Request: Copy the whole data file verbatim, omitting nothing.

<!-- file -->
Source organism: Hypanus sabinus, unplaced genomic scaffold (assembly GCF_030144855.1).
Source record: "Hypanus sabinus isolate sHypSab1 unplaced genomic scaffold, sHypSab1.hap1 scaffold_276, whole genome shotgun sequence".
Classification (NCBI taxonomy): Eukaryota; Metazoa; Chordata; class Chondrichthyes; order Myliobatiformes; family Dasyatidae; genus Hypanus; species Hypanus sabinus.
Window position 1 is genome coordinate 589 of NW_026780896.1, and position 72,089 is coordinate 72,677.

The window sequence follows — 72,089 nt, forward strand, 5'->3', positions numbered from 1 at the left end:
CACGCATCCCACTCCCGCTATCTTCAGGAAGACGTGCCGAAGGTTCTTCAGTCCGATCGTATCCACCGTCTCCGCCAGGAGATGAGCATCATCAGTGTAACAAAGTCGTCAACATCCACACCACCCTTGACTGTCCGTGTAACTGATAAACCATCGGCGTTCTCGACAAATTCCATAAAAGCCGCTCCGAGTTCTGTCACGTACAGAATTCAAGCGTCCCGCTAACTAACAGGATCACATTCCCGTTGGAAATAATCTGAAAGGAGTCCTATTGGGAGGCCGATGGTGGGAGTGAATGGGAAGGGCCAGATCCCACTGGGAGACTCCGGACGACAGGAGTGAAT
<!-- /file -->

Source organism: Hypanus sabinus, unplaced genomic scaffold (assembly GCF_030144855.1).
Source record: "Hypanus sabinus isolate sHypSab1 unplaced genomic scaffold, sHypSab1.hap1 scaffold_276, whole genome shotgun sequence".
Classification (NCBI taxonomy): Eukaryota; Metazoa; Chordata; class Chondrichthyes; order Myliobatiformes; family Dasyatidae; genus Hypanus; species Hypanus sabinus.
Window position 1 is genome coordinate 589 of NW_026780896.1, and position 72,089 is coordinate 72,677.

The window sequence follows — 72,089 nt, forward strand, 5'->3', positions numbered from 1 at the left end:
CACGCATCCCACTCCCGCTATCTTCAGGAAGACGTGCCGAAGGTTCTTCAGTCCGATCGTATCCACCGTCTCCGCCAGGAGATGAGCATCATCAGTGTAACAAAGTCGTCAACATCCACACCACCCTTGACTGTCCGTGTAACTGATAAACCATCGGCGTTCTCGACAAATTCCATAAAAGCCGCTCCGAGTTCTGTCACGTACAGAATTCAAGCGTCCCGCTAACTAACAGGATCACATTCCCGTTGGAAATAATCTGAAAGGAGTCCTATTGGGAGGCCGATGGTGGGAGTGAATGGGAAGGGCCAGATCCCACTGGGAGACTCCGGACGACAGGAGTGAAT